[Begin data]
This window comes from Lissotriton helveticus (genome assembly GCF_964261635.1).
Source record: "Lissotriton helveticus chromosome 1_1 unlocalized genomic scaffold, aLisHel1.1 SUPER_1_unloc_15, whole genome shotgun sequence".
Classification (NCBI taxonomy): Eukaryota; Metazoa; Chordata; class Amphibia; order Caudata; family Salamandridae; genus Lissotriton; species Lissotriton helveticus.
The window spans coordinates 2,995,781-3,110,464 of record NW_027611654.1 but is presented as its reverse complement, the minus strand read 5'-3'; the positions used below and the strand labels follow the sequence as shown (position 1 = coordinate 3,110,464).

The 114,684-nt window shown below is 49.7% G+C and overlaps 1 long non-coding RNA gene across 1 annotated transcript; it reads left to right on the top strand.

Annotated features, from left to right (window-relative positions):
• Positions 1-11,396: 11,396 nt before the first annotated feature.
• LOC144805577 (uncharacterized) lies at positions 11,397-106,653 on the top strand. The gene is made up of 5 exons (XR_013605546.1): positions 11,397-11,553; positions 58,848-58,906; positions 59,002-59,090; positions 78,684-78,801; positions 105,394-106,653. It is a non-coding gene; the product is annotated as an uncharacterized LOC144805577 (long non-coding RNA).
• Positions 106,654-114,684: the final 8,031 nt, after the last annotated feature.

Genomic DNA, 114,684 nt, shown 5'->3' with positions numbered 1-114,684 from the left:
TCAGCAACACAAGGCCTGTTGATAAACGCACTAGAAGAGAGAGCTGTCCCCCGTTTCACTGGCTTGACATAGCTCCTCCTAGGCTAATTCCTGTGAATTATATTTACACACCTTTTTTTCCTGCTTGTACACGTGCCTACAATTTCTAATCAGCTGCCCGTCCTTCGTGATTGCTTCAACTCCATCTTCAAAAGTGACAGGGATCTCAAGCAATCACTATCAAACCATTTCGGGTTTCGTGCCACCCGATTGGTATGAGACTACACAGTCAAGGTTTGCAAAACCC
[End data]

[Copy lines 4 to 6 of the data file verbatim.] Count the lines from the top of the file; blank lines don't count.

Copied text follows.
The window spans coordinates 2,995,781-3,110,464 of record NW_027611654.1 but is presented as its reverse complement, the minus strand read 5'-3'; the positions used below and the strand labels follow the sequence as shown (position 1 = coordinate 3,110,464).

The 114,684-nt window shown below is 49.7% G+C and overlaps 1 long non-coding RNA gene across 1 annotated transcript; it reads left to right on the top strand.

Annotated features, from left to right (window-relative positions):